Ester Ried eBook

This eBook from the Gutenberg Project consists of approximately 269 pages of information about Ester Ried.



“Oh,” said Sadie, with a merry toss of her brown curls, “don’t waste any more precious breath over me, I beg.  I’m an unfortunate case, not worth struggling for.  Just let me have a few hours of peace once more.  If you’ll promise not to say ‘meeting’ again to me, I’ll promise not to laugh at you once after this long drawn-out spasm of goodness has quieted, and you have each descended to your usual level once more.”

“Sadie,” said Ester, in a low, shocked tone, “do you think we are all hypocrites, and mean not a bit of this?”

“By no means, my dear sister of charity, at least not all of you.  I’m a firm believer in diseases of all sorts.  This is one of the violent kind of highly contagious diseases; they must run their course, you know.  I have not lived in the house with two learned physicians all this time without learning that fact, but I consider this very nearly at its height, and live in hourly expectation of the ‘turn.’  But, my dear, I don’t think you need worry about me in the least.  I don’t believe I’m a fit subject for such trouble.  You know I never took whooping-cough nor measles, though I have been exposed a great many times.”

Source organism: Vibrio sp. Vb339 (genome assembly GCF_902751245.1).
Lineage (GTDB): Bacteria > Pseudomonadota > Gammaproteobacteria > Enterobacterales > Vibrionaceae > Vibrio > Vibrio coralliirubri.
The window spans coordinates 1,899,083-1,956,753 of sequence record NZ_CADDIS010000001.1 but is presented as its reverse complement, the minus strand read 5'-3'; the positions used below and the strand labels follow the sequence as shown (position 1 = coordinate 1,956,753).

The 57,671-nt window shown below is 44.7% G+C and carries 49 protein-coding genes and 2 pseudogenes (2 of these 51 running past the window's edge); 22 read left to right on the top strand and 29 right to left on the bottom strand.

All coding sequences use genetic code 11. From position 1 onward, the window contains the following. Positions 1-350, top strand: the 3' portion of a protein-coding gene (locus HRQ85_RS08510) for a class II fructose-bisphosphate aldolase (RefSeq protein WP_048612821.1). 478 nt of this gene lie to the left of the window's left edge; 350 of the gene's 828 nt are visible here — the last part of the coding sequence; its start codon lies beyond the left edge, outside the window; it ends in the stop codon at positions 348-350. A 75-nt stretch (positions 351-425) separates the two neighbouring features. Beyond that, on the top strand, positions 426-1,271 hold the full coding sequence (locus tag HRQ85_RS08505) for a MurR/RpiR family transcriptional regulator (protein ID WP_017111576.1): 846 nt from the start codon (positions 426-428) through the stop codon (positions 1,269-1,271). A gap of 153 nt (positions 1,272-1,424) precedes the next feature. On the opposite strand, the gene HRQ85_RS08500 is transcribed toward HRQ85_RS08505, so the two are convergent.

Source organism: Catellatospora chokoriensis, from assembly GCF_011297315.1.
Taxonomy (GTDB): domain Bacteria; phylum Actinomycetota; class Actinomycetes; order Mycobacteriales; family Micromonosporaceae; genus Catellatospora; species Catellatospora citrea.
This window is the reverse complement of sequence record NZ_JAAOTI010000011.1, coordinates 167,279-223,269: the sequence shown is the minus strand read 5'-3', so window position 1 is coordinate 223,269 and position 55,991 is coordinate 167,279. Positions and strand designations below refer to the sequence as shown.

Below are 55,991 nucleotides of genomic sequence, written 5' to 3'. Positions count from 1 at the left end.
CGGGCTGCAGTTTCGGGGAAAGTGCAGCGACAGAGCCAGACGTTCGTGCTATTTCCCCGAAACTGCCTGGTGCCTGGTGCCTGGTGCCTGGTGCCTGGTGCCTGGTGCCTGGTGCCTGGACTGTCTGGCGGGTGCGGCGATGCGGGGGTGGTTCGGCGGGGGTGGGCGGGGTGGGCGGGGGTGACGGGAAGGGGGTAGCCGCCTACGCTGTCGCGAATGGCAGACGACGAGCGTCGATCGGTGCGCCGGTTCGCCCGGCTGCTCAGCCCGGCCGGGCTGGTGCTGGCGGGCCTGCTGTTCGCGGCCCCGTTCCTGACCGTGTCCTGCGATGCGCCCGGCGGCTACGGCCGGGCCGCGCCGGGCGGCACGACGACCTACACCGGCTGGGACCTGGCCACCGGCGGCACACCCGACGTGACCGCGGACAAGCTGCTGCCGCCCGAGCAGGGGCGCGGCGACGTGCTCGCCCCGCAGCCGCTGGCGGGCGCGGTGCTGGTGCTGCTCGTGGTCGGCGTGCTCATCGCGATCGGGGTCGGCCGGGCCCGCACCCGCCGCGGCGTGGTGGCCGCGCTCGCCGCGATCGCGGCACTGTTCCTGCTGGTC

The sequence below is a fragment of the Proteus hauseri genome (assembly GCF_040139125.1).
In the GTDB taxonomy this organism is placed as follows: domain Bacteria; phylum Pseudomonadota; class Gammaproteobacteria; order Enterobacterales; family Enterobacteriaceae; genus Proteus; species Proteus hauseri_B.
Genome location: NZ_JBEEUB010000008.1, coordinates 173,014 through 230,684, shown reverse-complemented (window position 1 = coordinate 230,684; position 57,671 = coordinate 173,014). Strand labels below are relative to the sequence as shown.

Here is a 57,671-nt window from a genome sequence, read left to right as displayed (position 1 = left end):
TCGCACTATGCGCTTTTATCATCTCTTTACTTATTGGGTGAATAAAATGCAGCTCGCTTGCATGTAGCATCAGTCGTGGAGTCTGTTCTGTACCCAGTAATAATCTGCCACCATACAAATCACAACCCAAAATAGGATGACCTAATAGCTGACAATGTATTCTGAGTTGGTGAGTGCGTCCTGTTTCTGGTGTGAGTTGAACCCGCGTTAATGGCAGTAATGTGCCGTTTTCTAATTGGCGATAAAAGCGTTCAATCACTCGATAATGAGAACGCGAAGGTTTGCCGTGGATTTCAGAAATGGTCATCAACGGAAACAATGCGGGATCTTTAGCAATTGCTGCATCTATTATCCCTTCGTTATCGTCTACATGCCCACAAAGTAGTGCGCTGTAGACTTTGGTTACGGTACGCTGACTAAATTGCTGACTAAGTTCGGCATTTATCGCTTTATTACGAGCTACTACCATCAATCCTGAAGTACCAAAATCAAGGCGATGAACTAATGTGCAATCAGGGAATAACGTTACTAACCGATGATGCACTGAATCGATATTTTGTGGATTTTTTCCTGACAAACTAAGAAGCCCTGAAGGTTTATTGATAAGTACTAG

To this Ester only replied by a low, tremulous, “Don’t, Sadie, please.”

Sadie turned a pair of mirthful eyes upon her for a moment, and noting with wonder the pale, anxious face and quivering lip of her sister, seemed suddenly sobered.

“Ester,” she said quietly, “I don’t think you are ‘playing good;’ I don’t positively.  I believe you are thoroughly in earnest, but I think you have been through some very severe scenes of late, sickness and watching, and death, and your nerves are completely unstrung.  I don’t wonder at your state of feeling, but you will get over it in a little while, and be yourself again.”

“Oh,” said Ester, tremulously, “I pray God I may never be myself again; not the old self that you mean.”

“You will,” Sadie answered, with roguish positiveness.  “Things will go cross-wise, the fire won’t burn, and the kettle won’t boil, and the milk-pitcher will tip over, and all sorts of mischievous things will go on happening after a little bit, just as usual, and you will feel like having a general smash up of every thing in spite of all these meetings.”

Ester sighed heavily.  The old difficulty again—­things would not be undone.  The weeds which she had been carelessly sowing during all these past years had taken deep root, and would not give place.  After a moment’s silence she spoke again.

“Sadie, answer me just one question.  What do you think of Dr. Douglass?”

Sadie’s face darkened ominously.  “Never mind what I think of him,” she answered in short, sharp tones, and abruptly left the room.

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Ester Ried from Project Gutenberg. Public domain.
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